Our researchers hail from the East, West, and Gulf coasts, as well as Canada. Each team consists of a lead PI as well as other researchers, postdocs, graduate students, and even undergraduate students. Click on the links above to view bios of team members by institution.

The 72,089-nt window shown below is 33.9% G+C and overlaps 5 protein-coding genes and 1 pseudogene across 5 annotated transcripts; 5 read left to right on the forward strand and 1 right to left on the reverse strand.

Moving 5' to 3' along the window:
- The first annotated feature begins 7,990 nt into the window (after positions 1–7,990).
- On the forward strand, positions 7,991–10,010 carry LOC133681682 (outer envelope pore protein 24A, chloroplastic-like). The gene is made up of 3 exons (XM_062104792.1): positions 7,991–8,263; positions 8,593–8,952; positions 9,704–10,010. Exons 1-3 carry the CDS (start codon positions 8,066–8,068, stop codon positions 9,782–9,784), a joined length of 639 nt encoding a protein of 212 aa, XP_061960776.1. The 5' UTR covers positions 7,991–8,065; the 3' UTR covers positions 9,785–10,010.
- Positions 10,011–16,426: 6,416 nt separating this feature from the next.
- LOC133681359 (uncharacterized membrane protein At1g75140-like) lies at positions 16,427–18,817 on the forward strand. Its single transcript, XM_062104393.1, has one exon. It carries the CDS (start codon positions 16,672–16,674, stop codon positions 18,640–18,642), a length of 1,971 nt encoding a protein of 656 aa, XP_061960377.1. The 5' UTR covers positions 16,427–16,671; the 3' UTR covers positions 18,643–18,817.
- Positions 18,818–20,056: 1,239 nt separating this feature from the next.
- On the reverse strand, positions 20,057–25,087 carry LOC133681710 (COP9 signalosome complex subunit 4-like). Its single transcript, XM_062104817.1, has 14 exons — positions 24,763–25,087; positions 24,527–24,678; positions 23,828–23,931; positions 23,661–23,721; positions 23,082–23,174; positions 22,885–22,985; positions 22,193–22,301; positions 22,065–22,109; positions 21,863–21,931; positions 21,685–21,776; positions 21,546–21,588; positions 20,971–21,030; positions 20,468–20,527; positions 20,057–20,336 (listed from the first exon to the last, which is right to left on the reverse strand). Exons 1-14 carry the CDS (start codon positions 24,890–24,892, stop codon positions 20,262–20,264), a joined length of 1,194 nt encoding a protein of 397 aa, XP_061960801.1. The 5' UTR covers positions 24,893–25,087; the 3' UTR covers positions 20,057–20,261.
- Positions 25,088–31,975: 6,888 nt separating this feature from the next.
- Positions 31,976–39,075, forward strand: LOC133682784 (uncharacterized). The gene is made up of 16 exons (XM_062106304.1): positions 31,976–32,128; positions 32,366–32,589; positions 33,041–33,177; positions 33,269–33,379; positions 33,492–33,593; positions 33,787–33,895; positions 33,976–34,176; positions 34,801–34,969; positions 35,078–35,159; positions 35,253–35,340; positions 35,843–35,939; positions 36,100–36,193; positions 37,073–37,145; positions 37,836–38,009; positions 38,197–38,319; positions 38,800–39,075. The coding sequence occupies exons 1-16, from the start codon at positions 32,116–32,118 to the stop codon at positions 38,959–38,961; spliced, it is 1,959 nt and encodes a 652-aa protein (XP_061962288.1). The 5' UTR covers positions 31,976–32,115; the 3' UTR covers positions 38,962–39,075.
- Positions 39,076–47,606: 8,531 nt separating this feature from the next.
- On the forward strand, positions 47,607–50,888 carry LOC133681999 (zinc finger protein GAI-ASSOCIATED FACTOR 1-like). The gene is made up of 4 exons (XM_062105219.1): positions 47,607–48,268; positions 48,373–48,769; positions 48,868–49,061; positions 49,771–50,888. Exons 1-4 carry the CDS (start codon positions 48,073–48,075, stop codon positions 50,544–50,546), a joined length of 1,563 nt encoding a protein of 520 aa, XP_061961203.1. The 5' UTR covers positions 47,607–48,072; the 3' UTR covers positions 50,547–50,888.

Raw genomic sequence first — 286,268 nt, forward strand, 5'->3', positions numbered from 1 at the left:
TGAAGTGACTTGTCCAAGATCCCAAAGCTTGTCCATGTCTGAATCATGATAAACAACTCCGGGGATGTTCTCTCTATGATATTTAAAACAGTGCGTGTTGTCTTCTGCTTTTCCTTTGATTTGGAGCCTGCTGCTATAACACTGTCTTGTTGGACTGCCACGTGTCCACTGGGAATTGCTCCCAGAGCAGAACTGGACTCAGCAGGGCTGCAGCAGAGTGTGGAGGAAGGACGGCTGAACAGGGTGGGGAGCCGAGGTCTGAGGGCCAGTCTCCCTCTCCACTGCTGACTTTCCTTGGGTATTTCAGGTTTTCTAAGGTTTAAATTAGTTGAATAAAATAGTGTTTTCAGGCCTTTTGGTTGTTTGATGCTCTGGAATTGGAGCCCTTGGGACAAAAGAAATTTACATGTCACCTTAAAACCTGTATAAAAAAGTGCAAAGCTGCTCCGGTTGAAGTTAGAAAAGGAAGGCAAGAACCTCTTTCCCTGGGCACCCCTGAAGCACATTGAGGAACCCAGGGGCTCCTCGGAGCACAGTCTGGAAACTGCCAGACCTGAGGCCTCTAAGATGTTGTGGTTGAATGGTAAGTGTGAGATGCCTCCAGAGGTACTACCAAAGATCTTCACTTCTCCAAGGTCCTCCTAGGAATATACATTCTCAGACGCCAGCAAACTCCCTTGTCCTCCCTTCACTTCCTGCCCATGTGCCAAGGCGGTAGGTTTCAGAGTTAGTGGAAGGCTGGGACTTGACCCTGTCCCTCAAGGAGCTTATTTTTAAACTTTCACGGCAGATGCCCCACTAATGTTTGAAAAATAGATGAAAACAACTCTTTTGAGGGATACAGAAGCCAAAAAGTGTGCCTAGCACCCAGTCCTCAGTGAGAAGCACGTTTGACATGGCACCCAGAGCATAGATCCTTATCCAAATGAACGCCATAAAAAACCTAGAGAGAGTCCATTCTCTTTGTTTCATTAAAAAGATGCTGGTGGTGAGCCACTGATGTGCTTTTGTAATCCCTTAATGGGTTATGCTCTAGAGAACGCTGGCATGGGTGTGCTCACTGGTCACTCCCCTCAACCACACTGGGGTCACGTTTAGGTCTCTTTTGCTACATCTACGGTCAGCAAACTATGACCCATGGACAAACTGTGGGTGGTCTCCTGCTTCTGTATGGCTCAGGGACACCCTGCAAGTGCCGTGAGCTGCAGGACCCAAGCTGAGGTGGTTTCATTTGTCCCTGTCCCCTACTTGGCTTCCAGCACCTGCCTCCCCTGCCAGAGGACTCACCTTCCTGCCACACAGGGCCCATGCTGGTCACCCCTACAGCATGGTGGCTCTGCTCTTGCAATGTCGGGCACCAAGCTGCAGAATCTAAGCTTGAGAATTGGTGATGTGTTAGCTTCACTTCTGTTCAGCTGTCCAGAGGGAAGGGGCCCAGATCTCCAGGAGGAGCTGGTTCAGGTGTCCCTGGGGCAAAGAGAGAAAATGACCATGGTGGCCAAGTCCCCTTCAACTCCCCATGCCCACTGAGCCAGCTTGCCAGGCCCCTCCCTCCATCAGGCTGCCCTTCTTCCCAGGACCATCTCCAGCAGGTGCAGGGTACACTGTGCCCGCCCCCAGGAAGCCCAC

The consortium is led by Texas A&M University and comprises 5 other collaborating institutions and Texas Sea Grant. Texas A&M University, including researchers from Marine Biology, Marine Science, Oceanography, and the Geochemical and Environmental Research Group, will be responsible for the overall project management and lead the laboratory experiments and field collections. Collaborating institutions supporting the microbe and exudate analysis include the University of California – Merced for the bacterial microfluidic chips, microgel aggregation, microscopy study and minority educational outreach, the University of Southern California to examine the prokaryotic microbial (bacteria and archaea) community structure and activity, Mount Allison University (Canada) to examine phytoplankton community structure and activity, the University of California Santa Barbara to investigate the role of microbial EPS production for aggregation/ degradation/ dispersion of oil/ dispersant using roller table experiments and Old Dominion University to analyze the exudates with multiple state-of-the-art instrumentation. Consortium members have extensive experience working in the northern Gulf of Mexico and are uniquely qualified to study the molecular-level chemistry of sparingly-soluble substances in complex systems. While the work will be focused on examining biological and chemical phenomena, we will include physical dynamics in order to better understand the multi-factorial consequences of the spill on the system by using data from the TABS buoy network. Individual consortium members have collaborated with each other in different projects previously but this will be an exciting opportunity to bring our collective expertise together for this unique interdisciplinary project.